I am astounded that otherwise intelligent people are unable to separate the Iraq (and Pakistan) war from the people who are fighting that war. The two are not of a piece. The war was started, and is being prosecuted, for political purposes, as are all wars. You may choose to agree with those purposes or not. In either case, the war is being fought by young women and men who are there because it is their duty to be there. They don’t have the option of choosing whether or not to believe in the politics of the war.
For that ever-dwindling minority that believes that the War in Iraq is a good thing, the decision of whether or not to support the troops is an easy one. If you are an American that supports the war itself, you would look a little silly supporting the other side, which is the only other real option.
For that ever-growing majority that thinks we should bring our troops home in the shortest possible time, I suppose that there is a logical choice to be made. If you do not support the war, I suppose that you could extend that non-support to the troops, as well. It would never occur to me to take that step, but there is probably some tiny number of people who do take it. I could only hope to reason with them.
The troops that we have in Iraq and Pakistan are not just “soldiers” and “marines.” They are also somebody’s son, daughter, husband, wife, father, mother, or best friend. They are there because they were ordered to go there. Nobody asked them if they wanted to go or not. Good soldiers know what they signed up for and will fight when ordered to fight. Those soldiers, marines, and sailors deserve every ounce of support that we can give them.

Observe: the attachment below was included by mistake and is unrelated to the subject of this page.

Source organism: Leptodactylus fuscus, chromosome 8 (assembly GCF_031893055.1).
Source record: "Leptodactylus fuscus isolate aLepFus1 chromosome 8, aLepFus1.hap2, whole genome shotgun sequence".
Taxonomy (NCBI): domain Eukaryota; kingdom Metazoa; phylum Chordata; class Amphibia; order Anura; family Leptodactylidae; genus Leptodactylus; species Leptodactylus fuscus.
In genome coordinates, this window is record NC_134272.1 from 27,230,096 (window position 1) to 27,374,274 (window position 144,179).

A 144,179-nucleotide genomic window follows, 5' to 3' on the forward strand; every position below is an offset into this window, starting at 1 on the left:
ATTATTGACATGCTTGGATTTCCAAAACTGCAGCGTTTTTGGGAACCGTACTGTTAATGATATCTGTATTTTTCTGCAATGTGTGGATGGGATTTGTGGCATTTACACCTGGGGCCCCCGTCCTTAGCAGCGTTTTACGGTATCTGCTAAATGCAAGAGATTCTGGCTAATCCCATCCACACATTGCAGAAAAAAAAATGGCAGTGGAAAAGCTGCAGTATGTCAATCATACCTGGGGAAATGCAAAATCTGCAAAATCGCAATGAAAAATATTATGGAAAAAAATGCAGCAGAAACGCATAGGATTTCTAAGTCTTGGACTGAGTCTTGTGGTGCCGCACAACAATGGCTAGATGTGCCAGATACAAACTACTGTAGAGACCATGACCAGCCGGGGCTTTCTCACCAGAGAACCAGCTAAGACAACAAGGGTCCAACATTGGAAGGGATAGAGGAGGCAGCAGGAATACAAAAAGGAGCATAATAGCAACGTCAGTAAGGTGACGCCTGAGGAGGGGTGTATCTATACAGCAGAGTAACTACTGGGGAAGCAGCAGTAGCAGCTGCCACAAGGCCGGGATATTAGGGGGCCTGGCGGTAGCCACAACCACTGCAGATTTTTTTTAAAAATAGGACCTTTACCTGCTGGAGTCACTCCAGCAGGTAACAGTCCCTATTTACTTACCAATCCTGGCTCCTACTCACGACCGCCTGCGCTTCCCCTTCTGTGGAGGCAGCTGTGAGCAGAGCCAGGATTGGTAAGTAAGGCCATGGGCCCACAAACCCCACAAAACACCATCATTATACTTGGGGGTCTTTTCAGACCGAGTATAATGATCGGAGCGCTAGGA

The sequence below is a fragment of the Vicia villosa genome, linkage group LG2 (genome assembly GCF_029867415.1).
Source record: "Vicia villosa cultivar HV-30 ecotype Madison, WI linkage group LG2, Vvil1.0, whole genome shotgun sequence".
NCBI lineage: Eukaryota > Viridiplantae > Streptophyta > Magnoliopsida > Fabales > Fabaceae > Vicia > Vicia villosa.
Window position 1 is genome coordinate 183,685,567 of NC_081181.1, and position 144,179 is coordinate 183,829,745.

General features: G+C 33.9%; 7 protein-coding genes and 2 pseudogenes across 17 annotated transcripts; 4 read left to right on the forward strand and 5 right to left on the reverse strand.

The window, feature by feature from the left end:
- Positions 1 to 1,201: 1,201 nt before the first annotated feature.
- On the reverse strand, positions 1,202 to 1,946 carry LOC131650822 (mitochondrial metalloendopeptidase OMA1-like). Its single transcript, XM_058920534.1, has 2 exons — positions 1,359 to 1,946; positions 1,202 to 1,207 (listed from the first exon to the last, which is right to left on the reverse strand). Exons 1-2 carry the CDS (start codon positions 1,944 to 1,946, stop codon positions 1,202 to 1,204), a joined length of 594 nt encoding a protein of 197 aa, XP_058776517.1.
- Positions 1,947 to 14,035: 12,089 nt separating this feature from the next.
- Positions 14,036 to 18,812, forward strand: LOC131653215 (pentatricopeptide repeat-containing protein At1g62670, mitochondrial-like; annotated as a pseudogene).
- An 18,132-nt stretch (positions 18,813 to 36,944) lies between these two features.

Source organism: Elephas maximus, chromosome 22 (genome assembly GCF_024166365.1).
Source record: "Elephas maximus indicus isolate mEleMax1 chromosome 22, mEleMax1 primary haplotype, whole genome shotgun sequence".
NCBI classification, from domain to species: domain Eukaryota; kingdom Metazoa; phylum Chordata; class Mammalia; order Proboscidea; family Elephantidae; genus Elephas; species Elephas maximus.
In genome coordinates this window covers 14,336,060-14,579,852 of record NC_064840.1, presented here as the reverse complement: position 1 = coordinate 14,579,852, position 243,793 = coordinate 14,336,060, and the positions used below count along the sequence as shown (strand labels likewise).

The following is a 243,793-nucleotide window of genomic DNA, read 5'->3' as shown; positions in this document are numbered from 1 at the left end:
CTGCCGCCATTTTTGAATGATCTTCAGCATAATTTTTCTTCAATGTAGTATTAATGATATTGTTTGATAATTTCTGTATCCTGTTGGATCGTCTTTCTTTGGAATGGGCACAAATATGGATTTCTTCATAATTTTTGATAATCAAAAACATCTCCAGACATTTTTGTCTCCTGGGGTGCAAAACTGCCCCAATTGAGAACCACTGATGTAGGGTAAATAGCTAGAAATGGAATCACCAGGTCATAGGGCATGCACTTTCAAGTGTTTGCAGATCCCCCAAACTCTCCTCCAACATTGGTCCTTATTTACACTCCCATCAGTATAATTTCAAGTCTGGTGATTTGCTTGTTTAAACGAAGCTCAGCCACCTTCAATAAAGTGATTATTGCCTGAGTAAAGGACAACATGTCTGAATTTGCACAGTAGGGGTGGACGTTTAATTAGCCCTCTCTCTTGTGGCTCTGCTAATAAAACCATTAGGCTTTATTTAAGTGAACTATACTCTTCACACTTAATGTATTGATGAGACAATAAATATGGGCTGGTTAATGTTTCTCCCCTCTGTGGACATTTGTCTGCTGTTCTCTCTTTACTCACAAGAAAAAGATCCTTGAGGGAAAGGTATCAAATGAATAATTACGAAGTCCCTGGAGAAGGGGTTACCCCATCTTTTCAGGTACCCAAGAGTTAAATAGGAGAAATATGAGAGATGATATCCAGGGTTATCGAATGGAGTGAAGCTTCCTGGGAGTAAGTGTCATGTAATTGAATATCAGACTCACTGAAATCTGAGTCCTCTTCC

I have heard from a lot of serving military personnel that feel we are needlessly exposing our soldiers to death and injury in a place where we have no business, and who privately express that feeling in the strongest possible terms. I don’t know whether they are the majority or the minority of those that serve in our military. I do know that, to a man, they would go back to Iraq again the minute that the orders came. That’s what you do when you are a soldier.
I have noticed, however, that a lot of the die-hard supporters of the war in Iraq and Pakistan automatically feel that people who are against the war are anti-military. I have no idea what sort of flawed logic they use to reach that conclusion. I have never met anyone who is against our soldiers on a personal level, although I’m sure that a few such people exist.
I, personally, am against the War On Terror, including the “war” being waged today in Iraq and Pakistan. That is not the sort of war that is required to combat terrorism. My reasoning is simple: the real, dangerous terrorists refuse to come out in the open so that our Marines can shoot them. The dangerous ones are right now sitting at kitchen tables in Paris, Beirut, Addis Ababa, and Cleveland. Intelligence and law enforcement organizations are much more effective in combating true terrorism than are armored divisions.
So I would ask those who continue to support the war to stop hiding behind the defense that those of us who do not support the war also do not support the soldiers that are fighting it. Almost all of us do support our soldiers. We wish the troops long life and godspeed. We just don’t support the politics or the politicians that are keeping them there. In fact, by supporting those politicians, the supporters of the war are the ones that continue to place our loved ones needlessly in harms way.